Candidates Interested In Open City Council Seat
There is an increased interest in representing the citizens of the city of Jamestown.
Sam Teresi, Jamestown mayor, said more people, 10 to be exact, are interested in filling the vacant seat on the Jamestown City Council than the three previous times he has nominated someone to the position. Whether it is an increased interest in political discourse or more people are eligible for the position, Teresi doesn’t know the reason, but knows it is good for the city.
“The previous three occasions where I had to nominate someone for the council to vote to approve, we didn’t have anywhere near this level of interest or enthusiasm,” Teresi said.
“I don’t know why, but I think it is a good thing. There is a lot more interest from people wanting to get engaged in plotting the future course of the city. That wasn’t the case the three previous times. We found good people, but from a much, much smaller pool.”
The first timee Teresi had to nominate someone to the council was in February 2013 when Vince DeJoy resigned from his Ward 4 seat to be the development director for the city. Teresi nominated Marie Carrubba, who is now the council’s president, to fill the empty position.
In 2014, Teresi had to fill an empty Ward 3 seat when Tamara Dickey resigned from the position after receiving a new job that required her to travel more often. Teresi selected the Rev. Alfonso Pagan to replace Dickey, who lost his first election attempt to Vickye James in 2015.
In 2015, Teresi choose Tom Nelson to replace Paul Whitford, who had to resign after moving out of the Ward 6. Nelson still represents the ward known as Willard Heights.
This time there is an open seat on the council because Vanessa Weinert resigned her At-Large seat last month due to personal reasons. Because it’s an At-Large seat, Teresi can select a member of the Democratic party from the whole city, which is different than having to pick a candidate from a particular ward.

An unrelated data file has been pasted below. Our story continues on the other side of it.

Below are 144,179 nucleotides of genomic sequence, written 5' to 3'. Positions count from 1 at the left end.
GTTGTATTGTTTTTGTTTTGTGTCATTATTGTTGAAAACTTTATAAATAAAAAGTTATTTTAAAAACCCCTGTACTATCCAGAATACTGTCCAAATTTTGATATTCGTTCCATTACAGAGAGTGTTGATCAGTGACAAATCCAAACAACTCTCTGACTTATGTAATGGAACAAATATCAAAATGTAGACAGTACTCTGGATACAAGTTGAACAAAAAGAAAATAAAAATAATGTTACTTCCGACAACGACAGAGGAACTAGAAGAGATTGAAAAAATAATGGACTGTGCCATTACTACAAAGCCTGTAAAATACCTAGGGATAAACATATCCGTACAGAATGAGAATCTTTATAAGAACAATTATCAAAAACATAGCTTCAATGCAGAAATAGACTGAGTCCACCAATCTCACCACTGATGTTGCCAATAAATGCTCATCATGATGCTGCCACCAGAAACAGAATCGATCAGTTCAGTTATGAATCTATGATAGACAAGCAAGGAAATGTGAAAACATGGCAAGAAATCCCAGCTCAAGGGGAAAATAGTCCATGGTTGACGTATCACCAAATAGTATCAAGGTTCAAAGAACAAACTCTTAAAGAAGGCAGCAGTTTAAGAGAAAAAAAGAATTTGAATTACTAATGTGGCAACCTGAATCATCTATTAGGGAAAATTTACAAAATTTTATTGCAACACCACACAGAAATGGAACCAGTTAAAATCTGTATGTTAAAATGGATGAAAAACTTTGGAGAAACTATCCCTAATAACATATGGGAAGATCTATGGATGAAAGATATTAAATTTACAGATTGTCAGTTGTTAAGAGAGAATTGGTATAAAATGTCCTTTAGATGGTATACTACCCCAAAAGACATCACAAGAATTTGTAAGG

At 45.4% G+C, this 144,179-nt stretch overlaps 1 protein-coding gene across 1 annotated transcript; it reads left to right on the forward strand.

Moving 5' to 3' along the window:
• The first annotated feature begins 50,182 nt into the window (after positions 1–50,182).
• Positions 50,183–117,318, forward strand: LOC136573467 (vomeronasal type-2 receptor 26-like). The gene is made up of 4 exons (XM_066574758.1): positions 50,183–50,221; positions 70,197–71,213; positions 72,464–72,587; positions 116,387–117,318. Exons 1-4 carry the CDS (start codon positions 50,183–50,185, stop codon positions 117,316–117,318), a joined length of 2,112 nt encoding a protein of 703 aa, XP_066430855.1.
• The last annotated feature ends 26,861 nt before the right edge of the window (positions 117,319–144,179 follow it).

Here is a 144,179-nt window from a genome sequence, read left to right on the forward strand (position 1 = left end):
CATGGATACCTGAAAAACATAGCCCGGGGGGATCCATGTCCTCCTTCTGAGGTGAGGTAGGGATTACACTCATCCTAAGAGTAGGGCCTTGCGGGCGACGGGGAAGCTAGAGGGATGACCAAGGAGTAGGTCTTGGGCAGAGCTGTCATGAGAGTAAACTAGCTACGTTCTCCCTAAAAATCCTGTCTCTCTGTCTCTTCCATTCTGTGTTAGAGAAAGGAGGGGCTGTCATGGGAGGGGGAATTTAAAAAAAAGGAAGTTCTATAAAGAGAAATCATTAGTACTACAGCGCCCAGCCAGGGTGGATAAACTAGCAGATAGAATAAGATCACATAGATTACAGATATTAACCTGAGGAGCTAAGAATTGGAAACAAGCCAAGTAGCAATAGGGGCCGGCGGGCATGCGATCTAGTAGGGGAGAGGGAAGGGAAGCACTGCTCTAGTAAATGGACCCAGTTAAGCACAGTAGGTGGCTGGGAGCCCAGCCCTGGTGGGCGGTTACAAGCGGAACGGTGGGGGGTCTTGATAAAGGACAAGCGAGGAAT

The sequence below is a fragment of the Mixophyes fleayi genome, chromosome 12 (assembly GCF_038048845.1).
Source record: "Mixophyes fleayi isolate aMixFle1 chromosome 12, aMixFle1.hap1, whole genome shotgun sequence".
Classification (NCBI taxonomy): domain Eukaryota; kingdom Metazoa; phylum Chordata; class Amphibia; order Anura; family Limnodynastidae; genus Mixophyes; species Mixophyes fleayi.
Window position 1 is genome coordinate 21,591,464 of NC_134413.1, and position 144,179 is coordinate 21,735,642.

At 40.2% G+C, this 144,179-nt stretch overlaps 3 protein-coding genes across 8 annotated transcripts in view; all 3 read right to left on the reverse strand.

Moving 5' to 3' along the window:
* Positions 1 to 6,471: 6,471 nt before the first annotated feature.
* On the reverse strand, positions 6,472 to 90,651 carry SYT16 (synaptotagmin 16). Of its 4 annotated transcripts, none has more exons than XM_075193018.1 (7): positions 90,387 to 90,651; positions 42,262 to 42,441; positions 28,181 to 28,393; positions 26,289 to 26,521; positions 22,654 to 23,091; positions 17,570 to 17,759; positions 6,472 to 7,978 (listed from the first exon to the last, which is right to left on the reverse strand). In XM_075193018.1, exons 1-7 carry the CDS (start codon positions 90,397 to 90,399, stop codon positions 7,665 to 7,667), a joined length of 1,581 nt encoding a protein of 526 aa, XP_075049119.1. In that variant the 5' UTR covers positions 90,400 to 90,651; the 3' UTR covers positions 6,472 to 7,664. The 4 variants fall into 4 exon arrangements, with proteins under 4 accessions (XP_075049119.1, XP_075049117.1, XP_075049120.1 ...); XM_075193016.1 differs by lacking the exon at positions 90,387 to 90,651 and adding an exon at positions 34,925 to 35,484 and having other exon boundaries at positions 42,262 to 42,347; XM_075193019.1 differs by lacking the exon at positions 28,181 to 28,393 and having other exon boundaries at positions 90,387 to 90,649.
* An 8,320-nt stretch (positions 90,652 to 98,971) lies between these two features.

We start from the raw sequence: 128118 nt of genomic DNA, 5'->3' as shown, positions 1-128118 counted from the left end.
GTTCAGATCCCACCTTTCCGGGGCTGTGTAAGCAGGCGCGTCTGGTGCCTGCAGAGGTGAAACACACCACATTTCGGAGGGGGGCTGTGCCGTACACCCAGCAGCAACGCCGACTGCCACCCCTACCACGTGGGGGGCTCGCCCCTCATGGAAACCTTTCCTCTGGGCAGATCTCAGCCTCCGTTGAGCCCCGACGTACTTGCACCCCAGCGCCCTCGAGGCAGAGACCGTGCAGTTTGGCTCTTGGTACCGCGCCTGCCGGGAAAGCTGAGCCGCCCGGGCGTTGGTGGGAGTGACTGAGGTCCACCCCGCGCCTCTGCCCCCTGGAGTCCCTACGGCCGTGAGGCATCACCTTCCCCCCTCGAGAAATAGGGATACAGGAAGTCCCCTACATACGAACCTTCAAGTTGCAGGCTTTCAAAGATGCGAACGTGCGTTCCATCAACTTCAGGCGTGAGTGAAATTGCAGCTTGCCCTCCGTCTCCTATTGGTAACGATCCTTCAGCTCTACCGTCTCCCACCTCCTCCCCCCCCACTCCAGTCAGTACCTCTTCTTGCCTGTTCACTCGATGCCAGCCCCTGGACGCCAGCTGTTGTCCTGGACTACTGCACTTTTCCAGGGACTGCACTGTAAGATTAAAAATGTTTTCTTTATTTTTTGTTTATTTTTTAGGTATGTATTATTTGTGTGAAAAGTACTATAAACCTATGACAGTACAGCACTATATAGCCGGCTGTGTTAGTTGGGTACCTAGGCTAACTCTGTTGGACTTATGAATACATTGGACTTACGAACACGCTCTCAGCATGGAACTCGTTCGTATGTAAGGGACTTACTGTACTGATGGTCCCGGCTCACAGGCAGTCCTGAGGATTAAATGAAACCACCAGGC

Also, according to the city’s charter, the mayor has to select a nominee from the same party as the person who resigned the seat on the council.
“I’m not limiting the search to Democrats because of a partisan agenda. I have to because that is what is in the charter,” he said. “The folks stepping forth are all registered to the Democratic party. There have been several good people stepping forward. I’m confident all could do the job and would want to seek election for a full term. There are several good viable candidates, but only one open position.”
Teresi said he is not looking for someone with experience on the council or a fresh face for the empty seat on the council.
“I have no agenda from a gender standpoint or an ethnic standpoint or a generational standpoint. I’m just trying to find someone who loves this city like the rest of us do who are serving and is ready, willing and able to put the time and energy into it. Someone who can leave their partisan and personal agenda checked at the door and work with the other council members for the good of the city. I’m not proceeding ahead with requirements like a certain number of years under their belt or someone with a fresh face. I’m looking for the best person, period.”
Teresi said he hopes to have the process of interviewing all 10 of the candidates completed by the council’s Jan. 28 voting session meeting. At that time, if Teresi has a nominee ready to fill the vacant seat, the council can choose to vote on the nomination.